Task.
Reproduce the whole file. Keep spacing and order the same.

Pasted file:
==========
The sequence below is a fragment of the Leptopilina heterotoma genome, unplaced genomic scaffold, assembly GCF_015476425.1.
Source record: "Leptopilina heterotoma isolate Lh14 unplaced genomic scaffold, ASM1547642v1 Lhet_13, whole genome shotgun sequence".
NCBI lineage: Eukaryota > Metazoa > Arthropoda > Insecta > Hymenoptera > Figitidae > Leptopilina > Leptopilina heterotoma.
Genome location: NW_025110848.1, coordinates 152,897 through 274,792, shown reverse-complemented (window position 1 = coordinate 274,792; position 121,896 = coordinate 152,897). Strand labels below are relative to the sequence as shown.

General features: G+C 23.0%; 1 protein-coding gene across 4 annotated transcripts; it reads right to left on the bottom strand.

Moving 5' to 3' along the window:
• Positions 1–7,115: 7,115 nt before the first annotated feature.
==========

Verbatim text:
The sequence below is a fragment of the Leptopilina heterotoma genome, unplaced genomic scaffold, assembly GCF_015476425.1.
Source record: "Leptopilina heterotoma isolate Lh14 unplaced genomic scaffold, ASM1547642v1 Lhet_13, whole genome shotgun sequence".
NCBI lineage: Eukaryota > Metazoa > Arthropoda > Insecta > Hymenoptera > Figitidae > Leptopilina > Leptopilina heterotoma.
Genome location: NW_025110848.1, coordinates 152,897 through 274,792, shown reverse-complemented (window position 1 = coordinate 274,792; position 121,896 = coordinate 152,897). Strand labels below are relative to the sequence as shown.

General features: G+C 23.0%; 1 protein-coding gene across 4 annotated transcripts; it reads right to left on the bottom strand.

Moving 5' to 3' along the window:
• Positions 1–7,115: 7,115 nt before the first annotated feature.